StyleList reports that 66% of women use expired makeup.
Our question here at Blufashion is: how do you know if it’s expired?
Where on the packaging does it have an expiration date? I worked at a makeup store for two years and have rarely noticed an expiration date on most products. More often, I saw expiration dates on face washes and lotions. Because I worked at a makeup store, I have a ton of high-end, really expensive makeup that was both given to me and that I spent my paycheck on, and I would certainly not throw it out just because of an arbitrary date. I know old makeup harbors bacteria and clogs pores, yada yada yada, but a lot of my makeup is two years old and still works just as well as if it was new.
I probably have about 40 different eyeshadows, most of which I’ve never worn but am saving for various rare occasions, such as white-trash parties, Jersey Shore parties, 80’s parties, Halloween, etc. You never know when you’ll want a bright blue or electric green color. They last me forever because I really only wear eyeshadow at night if I’m going out.
I found a website that lists when makeup usually expires, and I have to admit, I’m guilty of a lot of these beauty sins. But I clean my makeup brushes regularly! And I throw out sponges about every two weeks! The website says bronzer expires after about two years.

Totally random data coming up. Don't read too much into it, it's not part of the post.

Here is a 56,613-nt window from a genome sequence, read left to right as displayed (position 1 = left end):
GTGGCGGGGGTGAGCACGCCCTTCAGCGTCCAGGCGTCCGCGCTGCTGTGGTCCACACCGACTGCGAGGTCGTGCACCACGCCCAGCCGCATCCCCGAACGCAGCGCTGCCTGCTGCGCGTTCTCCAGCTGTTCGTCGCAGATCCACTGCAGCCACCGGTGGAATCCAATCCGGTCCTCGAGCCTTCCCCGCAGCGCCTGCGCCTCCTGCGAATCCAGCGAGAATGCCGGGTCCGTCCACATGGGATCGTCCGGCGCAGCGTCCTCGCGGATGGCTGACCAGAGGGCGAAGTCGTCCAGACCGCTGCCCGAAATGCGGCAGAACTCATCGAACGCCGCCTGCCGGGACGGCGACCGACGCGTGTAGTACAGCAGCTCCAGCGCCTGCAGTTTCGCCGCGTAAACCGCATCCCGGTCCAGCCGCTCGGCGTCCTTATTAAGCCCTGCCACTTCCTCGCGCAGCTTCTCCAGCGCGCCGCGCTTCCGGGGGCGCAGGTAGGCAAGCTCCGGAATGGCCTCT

I’ve had a huge thing of dark, nighttime-appropriate bronzer for about two years, and it shows no signs of declining, and I’m only halfway through. If I was Snooki and used it every day, then maybe it wouldn’t be so bad, but for me, it seems like a waste to throw out just because of an arbitrary date.
And isn’t it “greener” to use what one has rather than purchase the same exact product again? Mascara’s shelf life is about three months, but I’ve kept good mascaras a few months past that. My test is when they start to dry up and flake off; it’s time to throw them out. The site also says that powder can be kept up to two years.
Well, I have a guilty little secret; I’ve had different Bare Escentuals products since the beginning of college that I still use today.
Bare Escentuals powders last forever. Then again, I switch off between various liquid foundations and powdered ones, so maybe my makeup just lasts longer because I have so much crap of it. I also have so many unopened “backups” (concealers, foundation primers, eye shadow primers, lip glosses, etc.) that I’ve gotten as gratis, and I don’t know if the same rule applies to unopened products.
I have to imagine it doesn’t, as I can tell you firsthand that the makeup store I worked at kept some of the same products that didn’t sell well on the shelf for years. It was the same thing for the powdered eye shadows and foundations that were used as samples for makeovers.
I could lie and say I’ll make a concerted effort to throw out makeup that is past its expiration date, but I know I won’t. I usually judge if makeup is past its prime based on the way it looks and smells. Though it’s sometimes difficult to tell, especially with powders, most people know if what they’re using has seen better days or if it’s still usable based on its appearance and the way it performs.
But what about you? Do you notice expiration dates on your makeup? Do you throw things out because of the date, or do you only throw things out when they noticeably go bad?
Iskra Banović is our seasoned Editor-in-Chief at BlueFashion. She has been steering the website’s content and editorial direction since 2018. With a rich background in fashion design, Iskra’s expertise spans across fashion, interior design, beauty, lifestyle, travel, and culture.